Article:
21. “There is a castle on a cloud. I like to go there in my sleep. Aren’t any floors for me to sweep, not in my castle on a cloud. There is a room that’s full of toys. There are 100 boys and girls. Nobody shouts or talks too loud. Not on my castle on a cloud.” – Cosette (young), musical & film

22. “Now prisoner 24601, your time is up and your parole’s begun. You know what that means?” “Yes, it means I’m free.” “No. Follow to the letter your itinerary, this badge of shame you wear until you die. It warns that you’re a dangerous man.” “I stole a loaf of bread. My sister’s child was close to death, and we were starving.” – Javert & Jean Valjean, film

23. “Oh, my friends! My friends, don’t ask me what your sacrifice was for! Empty chairs at empty tables, where my friends shall sing no more.” – Marius, musical & film

24. “If there’s a God in heaven, He would let me die instead.” – Fantine, musical & film

25. “Despair is surrounded by fragile walls, which all open into vice or crime.” – Victor Hugo, book

Hope

26. “The day begins and now let’s see what this new world will do for me.” – Jean Valjean, book, musical & film

27. “Laughter is sunshine, it chases winter from the human face.” – Victor Hugo, book

28. “‘The most beautiful of altars,’ he said, ‘is the soul of an unhappy creature consoled and thanking God.'” – Victor Hugo quoting the Bishop, book

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29. “I am reaching, but I fall, and the night is closing in, as I stare into the void, into the whirlpool of my sin. I’ll escape now from the world, from the world of Jean Valjean. Jean Valjean is nothing now! Another story must begin!” – Jean Valjean, musical & film

30. “Even the darkest night will end and the sun will rise.” – Victor Hugo, book; Cast, musical & film

31. “There is nothing like a dream to create future.” – Victor Hugo, book

32. “Red, the blood of angry men. Black, the dark of ages past. Red, a world about to dawn. Black, the night that ends at last!” – Enjolras, Marius & revolutionaries, musical & film

33. “Do you hear the people sing, singing the song of angry men? It is the music of a people who will not be slaves again. When the beating of your heart echoes the beating the beating of the drums, there is a life about to start when tomorrow comes!” – Enjolras, Marius & revolutionaries, musical & film

34. “Beyond the barricade is there a world you long to see? Then join in the fight that will give you the right to be free!” – Revolutionaries, musical & film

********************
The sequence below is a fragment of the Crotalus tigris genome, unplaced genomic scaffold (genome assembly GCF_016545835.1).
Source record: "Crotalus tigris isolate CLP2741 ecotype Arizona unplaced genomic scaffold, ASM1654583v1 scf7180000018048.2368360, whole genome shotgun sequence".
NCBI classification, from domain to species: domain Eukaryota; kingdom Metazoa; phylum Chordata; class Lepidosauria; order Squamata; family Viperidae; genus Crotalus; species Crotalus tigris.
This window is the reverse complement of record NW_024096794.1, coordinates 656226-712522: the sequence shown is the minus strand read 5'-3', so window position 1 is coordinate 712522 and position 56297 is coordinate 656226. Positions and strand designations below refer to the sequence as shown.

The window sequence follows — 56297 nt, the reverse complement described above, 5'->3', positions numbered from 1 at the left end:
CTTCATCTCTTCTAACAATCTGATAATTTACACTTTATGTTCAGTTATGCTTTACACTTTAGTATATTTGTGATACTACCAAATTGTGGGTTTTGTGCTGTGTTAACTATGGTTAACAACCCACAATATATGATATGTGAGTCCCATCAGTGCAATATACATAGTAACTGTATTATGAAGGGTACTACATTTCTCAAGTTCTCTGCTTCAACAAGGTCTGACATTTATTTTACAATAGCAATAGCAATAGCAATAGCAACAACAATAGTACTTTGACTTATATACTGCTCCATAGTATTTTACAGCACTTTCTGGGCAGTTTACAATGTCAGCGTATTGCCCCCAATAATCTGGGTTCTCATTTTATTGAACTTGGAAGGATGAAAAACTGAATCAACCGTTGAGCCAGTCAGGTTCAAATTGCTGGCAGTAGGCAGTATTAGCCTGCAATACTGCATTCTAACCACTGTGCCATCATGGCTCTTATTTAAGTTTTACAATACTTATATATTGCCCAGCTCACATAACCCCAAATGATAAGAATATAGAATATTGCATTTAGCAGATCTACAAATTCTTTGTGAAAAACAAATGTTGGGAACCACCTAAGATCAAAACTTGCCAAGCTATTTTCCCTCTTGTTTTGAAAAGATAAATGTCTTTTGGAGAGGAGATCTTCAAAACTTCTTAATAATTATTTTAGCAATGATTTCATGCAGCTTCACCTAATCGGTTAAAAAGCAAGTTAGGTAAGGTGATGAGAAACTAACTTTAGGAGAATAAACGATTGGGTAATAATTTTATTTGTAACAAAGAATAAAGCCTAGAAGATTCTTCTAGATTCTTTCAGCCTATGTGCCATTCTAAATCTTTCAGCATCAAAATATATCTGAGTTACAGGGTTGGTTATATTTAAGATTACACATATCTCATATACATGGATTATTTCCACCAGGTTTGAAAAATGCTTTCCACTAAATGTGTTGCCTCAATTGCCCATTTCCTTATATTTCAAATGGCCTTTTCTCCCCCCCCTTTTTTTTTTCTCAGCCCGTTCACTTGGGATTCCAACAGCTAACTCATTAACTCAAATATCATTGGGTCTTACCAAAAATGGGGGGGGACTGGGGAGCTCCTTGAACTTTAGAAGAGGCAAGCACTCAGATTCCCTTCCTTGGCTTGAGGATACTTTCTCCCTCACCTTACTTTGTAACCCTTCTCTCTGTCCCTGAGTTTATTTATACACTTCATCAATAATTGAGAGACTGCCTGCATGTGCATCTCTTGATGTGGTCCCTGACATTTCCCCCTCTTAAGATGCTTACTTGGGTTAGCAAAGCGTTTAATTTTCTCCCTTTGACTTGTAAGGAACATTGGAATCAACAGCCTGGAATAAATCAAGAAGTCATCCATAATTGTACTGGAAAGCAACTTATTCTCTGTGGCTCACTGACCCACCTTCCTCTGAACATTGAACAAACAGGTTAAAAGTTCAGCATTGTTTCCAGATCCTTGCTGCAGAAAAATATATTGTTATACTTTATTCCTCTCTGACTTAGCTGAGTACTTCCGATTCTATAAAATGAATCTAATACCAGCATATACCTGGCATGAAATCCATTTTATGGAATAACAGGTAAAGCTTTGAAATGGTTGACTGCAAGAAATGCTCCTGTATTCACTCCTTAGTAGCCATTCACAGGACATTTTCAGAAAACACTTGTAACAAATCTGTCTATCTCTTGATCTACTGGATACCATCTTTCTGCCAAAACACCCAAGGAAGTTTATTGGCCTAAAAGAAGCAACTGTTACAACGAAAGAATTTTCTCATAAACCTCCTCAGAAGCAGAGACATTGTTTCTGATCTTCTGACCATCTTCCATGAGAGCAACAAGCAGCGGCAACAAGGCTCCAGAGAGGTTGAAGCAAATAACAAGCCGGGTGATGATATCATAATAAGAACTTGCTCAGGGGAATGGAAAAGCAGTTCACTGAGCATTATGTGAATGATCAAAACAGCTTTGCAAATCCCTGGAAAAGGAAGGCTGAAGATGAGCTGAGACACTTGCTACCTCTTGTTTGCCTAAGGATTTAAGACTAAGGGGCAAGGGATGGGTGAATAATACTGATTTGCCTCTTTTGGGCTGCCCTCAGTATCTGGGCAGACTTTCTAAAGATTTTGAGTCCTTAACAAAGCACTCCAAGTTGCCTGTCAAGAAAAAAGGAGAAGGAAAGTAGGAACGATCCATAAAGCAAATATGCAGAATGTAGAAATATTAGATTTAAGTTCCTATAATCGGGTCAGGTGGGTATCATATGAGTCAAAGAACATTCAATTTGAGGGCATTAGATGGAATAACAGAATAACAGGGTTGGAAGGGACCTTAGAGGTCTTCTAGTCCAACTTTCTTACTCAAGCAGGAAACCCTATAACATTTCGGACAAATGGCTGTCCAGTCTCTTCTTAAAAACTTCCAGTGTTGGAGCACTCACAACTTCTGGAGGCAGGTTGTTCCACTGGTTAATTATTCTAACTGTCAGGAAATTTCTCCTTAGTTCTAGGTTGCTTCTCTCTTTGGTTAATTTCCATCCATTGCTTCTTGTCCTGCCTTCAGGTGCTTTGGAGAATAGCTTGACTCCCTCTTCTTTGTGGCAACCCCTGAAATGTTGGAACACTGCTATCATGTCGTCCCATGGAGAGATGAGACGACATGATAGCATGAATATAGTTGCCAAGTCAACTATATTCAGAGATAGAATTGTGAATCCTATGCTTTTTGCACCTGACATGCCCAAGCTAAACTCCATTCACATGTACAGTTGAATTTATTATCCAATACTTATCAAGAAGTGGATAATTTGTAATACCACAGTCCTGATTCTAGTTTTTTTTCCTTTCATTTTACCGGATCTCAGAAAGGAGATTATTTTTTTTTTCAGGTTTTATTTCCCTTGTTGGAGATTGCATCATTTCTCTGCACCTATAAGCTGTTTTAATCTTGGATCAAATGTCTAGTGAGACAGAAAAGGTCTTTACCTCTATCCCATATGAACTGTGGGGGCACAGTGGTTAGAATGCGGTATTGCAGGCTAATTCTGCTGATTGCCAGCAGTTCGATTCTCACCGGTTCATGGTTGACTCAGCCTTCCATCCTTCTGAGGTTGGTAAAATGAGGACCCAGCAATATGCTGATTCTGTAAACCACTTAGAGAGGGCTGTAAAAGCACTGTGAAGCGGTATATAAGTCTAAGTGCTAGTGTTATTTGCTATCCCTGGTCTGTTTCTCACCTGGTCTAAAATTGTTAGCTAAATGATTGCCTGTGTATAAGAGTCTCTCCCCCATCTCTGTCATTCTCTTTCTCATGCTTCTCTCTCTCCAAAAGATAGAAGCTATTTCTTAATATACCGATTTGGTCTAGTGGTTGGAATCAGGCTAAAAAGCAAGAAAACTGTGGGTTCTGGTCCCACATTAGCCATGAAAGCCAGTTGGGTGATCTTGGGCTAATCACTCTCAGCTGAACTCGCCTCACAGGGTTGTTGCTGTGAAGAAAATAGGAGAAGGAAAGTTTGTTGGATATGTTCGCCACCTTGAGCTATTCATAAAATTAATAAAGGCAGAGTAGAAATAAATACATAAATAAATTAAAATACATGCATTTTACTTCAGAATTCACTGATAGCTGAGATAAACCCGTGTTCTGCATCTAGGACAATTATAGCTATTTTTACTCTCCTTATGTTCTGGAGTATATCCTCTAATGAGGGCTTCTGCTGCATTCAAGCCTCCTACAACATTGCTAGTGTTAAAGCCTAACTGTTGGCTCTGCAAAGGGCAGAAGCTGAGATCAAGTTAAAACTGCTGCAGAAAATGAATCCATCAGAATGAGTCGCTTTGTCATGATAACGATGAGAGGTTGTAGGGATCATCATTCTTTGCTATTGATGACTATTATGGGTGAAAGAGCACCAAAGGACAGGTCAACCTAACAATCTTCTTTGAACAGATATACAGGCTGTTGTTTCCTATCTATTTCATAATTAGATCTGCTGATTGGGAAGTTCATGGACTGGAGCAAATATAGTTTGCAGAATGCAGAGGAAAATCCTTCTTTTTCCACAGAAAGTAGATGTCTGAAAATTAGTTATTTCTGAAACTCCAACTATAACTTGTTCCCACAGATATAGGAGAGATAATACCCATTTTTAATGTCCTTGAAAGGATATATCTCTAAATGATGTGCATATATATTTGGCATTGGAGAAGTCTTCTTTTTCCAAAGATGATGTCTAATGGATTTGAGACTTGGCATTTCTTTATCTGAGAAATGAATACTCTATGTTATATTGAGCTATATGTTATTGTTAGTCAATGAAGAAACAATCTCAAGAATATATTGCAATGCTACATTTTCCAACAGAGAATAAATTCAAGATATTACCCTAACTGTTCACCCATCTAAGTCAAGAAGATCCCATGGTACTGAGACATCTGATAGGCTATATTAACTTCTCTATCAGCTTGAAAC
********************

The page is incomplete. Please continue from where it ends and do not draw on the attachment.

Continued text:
35. “Citizens, in the future there shall be neither darkness nor thunderbolts, neither ferocious ignorance nor blood for blood…In the future no man will slay his fellow, the earth will be radiant, the human race will love. It will come, citizens, that day when all shall be concord, harmony, light, joy, and life.” – Enjolras, book

36. “In all his trials he felt encouraged and sometimes even upheld by a secret force within. The soul helps the body, and at certain moments raises it. It is the only bird that sustains its cage.” – Victor Hugo, book

Philosophy

37. “It is nothing to die. It is frightful not to live.” – Victor Hugo, book

38. “Not being heard is no reason for silence.” – Victor Hugo, book

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39. “If I speak, I am condemned. If I stay silent, I am damned!” – Jean Valjean, book, musical & film

40. “If the soul is left in darkness sins will be committed. The guilty one is not he who commits the sin, but he who causes the darkness.” – Victor Hugo, book

41. “My life he claims for God above. Can such things be? For I had come to hate the world, this world that always hated me.” – Jean Valjean, musical & film

42. “The future has several names. For the weak, it is impossible; for the fainthearted, it is unknown; but for the valiant, it is ideal.” – Victor Hugo, book

43. “Before him he saw two roads, both equally straight; but he did see two; and that terrified him – he who had never in his life known anything but one straight line. And, bitter anguish, these two roads were contradictory.” – Victor Hugo, book

44. “Nobody knows like a woman how to say things that are both sweet and profound. Sweetness and depth, this is all of woman; this is Heaven.” – Victor Hugo, book

45. “The pupil dilates in darkness and in the end finds light, just as the soul dilates in misfortune and in the end finds God.” – Victor Hugo, book